Av-Det Rotation: strategic footprint

U.S. Air Force Tech. Sgt. Cameron Piontek, right, 435th Contingency Response Squadron air traffic controller, works with a Polish air force air traffic controller as a C-130J Super Hercules aircraft lands in a grass landing zone near Powidz, Poland, Oct. 21.

33rd AIR BASE, Poland — Each year, Airmen hailing from Ramstein Air Base come prepared to participate in a two-week exercise in tandem with the Polish air force near Powidz, Poland.

Known as 2021 Aviation Detachment Rotation, the exercise serves two important functions which contribute to continued stability in Europe.

First, ADR presents a unique opportunity to enhance interoperability between the U.S. and its NATO allies.

U.S. Air Force 1st Lt. Duncan Richards, 37th Airlift Squadron ADR tactician, explains what enhancing interoperability means specifically.

“To increase our interoperability with the Polish air force and other NATO partners means to form and build upon existing relationships while we’re here, ultimately allowing us to bring more air power to the skies.” Richards said.

With the public display of increased air power, each iteration of ADR contributes to sustained theatre deterrence against real or potential threats.

“There absolutely is an element of deterrence with Aviation Detachment Rotation,” Richards said. “We’re showing the world we’re able to work with our NATO allies at a very competent level and when we combine forces like we do during ADR, it shows how powerful we are together.”

In addition to increased interoperability and deterrence, the other primary function of ADR allows the U.S. Air Force to complete qualification training otherwise not possible at RAB.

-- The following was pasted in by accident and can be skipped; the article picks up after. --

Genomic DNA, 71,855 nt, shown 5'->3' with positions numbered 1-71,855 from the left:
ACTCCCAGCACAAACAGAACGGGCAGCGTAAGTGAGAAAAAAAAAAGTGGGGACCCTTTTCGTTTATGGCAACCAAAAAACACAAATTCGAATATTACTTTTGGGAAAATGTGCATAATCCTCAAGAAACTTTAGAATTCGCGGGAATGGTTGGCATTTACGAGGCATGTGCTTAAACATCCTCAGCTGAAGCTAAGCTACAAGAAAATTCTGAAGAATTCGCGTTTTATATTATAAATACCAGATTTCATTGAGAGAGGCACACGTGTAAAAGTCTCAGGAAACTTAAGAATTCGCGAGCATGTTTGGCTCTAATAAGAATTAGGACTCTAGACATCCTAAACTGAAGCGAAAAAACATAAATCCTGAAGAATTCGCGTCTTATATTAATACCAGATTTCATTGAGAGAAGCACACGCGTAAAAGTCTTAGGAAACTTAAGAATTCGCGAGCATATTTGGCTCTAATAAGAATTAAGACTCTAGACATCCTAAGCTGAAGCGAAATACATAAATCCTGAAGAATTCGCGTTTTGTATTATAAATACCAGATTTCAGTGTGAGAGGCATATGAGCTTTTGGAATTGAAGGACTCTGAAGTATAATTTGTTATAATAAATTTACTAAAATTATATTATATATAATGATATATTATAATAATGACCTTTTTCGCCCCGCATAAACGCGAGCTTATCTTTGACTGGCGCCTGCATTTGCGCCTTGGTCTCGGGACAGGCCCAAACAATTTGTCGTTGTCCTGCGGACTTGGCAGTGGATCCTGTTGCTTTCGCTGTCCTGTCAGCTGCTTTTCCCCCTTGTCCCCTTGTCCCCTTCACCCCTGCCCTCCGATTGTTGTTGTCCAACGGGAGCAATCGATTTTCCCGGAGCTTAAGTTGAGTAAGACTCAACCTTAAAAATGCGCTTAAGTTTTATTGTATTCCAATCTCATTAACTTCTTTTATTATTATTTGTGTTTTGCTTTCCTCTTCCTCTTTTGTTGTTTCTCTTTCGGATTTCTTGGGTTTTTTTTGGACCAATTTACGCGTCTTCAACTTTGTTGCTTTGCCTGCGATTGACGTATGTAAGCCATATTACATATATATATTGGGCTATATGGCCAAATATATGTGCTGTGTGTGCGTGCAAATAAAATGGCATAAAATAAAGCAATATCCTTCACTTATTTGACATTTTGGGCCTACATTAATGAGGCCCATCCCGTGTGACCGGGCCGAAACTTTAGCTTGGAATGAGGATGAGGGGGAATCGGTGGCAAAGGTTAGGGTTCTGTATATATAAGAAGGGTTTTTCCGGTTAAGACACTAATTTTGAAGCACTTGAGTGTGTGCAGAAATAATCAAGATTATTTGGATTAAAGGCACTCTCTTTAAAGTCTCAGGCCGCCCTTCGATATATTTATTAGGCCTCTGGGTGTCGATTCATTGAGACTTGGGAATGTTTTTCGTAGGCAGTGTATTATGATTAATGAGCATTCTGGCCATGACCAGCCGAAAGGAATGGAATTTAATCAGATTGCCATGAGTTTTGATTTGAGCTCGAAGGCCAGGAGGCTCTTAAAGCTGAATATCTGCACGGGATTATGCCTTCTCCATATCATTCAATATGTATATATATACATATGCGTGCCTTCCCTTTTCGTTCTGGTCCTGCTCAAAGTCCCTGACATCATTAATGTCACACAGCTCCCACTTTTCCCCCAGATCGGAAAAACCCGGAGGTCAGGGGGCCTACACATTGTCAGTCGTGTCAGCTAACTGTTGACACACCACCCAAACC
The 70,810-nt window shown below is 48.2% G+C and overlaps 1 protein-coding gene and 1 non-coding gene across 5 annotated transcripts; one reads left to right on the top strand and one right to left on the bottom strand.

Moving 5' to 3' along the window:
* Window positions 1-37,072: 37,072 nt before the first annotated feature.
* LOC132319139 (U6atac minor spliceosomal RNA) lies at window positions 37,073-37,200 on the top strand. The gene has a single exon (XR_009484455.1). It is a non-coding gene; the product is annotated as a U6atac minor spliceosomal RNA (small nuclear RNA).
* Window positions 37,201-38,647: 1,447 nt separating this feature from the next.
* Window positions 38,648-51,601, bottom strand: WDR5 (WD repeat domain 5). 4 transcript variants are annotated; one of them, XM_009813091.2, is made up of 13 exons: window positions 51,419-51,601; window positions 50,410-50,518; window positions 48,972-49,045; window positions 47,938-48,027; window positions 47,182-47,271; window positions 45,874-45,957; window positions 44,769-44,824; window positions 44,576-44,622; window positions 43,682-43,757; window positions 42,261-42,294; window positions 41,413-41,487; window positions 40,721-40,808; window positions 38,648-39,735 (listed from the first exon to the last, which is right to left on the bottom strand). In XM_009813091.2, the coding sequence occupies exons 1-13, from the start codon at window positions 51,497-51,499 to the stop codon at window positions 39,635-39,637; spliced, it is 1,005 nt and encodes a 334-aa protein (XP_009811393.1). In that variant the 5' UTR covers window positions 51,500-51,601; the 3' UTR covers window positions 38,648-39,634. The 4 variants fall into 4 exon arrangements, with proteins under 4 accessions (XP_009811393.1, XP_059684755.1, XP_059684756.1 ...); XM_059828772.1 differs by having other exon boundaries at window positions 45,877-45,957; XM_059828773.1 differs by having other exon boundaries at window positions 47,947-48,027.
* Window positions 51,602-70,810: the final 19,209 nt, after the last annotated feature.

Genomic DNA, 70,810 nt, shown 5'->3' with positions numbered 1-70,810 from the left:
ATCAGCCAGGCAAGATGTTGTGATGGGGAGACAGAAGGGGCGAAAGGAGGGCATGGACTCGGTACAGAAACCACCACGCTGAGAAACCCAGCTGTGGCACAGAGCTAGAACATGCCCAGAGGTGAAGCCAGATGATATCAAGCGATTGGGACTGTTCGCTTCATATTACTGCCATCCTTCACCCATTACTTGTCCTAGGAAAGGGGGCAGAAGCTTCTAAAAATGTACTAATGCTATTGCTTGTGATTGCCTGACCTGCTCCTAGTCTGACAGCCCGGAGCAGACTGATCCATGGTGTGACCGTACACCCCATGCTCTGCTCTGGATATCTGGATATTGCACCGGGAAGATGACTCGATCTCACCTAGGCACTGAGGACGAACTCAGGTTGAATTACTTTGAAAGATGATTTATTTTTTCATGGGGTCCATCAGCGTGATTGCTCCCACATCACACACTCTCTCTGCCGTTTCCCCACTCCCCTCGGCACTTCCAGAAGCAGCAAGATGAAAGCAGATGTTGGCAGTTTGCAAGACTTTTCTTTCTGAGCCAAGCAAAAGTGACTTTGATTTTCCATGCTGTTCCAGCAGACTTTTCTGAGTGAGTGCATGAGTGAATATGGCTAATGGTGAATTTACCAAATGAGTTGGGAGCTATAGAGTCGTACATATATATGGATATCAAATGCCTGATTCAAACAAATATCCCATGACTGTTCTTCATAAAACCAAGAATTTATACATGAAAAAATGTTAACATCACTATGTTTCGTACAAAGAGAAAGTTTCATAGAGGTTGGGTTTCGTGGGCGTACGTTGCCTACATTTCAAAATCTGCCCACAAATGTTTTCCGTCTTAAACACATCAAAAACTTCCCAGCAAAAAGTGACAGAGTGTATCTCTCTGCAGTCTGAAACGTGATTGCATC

Noteworthy areas of qualification training conducted at the 33rd AB are the grass take-off and landings.

“As a C-130J pilot, we take every opportunity we can get to train on unprepared surfaces which mirror those we might find in a contingency environment,” said Maj. Andrew Huddleston, 621st Mobility Support Operations Squadron air mobility liaison officer. “In this case, we have grass landing zones, which are very rare worldwide. So, the training opportunity we have here to practice assault landings on an unprepared surface is truly priceless for the crews of the 37th AS.”

Throughout the two weeks in Poland, RAB Airmen additionally train on simulated container delivery system drops, personnel and heavy equipment drops. Members from the 37th AS, 86th Logistics Readiness Squadron and 435th Contingency Readiness Squadron train on heavy equipment platforms and low-cost low-altitude procedures to practice getting in and out of a tactical environment quickly.

With training being a cornerstone of ADR, Richards underlined how valuable the training environment in Poland is for all participants.

“I believe continued funding for these kinds of forward training deployments is extremely important,” Richards said. “The connections we form out here, you can’t make that connection over the phone or over an email. We need to iron out all the plans here in person so if we did have to go into some kind of contingency we know the air space, we know what to expect, so we’ll know how to react.”

On an individual basis, Richards spoke highly of his experience so far during this iteration of ADR.

“This exercise is helping me realize how easy it is to interoperate with our allies,” Richards said. “The Polish are awesome and they share a lot of the same equipment we use, so that’s been great for me personally. On a broader level, I’d say ADR is showing me we have the capability to deploy anytime, anywhere and we can do that very effectively.”